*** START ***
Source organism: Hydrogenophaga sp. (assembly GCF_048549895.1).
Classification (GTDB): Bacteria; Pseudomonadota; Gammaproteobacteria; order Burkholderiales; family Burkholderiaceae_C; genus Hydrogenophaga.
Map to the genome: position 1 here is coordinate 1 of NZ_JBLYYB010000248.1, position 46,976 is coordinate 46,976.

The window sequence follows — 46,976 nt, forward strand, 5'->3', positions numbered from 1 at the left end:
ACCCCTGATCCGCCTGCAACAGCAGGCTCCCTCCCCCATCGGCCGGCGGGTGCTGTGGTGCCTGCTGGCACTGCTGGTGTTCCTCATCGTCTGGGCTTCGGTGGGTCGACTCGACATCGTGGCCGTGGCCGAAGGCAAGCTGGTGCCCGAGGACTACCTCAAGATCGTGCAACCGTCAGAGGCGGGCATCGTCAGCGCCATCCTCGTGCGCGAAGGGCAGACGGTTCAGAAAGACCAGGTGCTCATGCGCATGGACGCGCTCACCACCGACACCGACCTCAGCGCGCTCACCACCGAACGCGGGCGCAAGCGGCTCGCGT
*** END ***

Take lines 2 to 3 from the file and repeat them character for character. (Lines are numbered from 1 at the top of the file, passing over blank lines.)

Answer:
Classification (GTDB): Bacteria; Pseudomonadota; Gammaproteobacteria; order Burkholderiales; family Burkholderiaceae_C; genus Hydrogenophaga.
Map to the genome: position 1 here is coordinate 1 of NZ_JBLYYB010000248.1, position 46,976 is coordinate 46,976.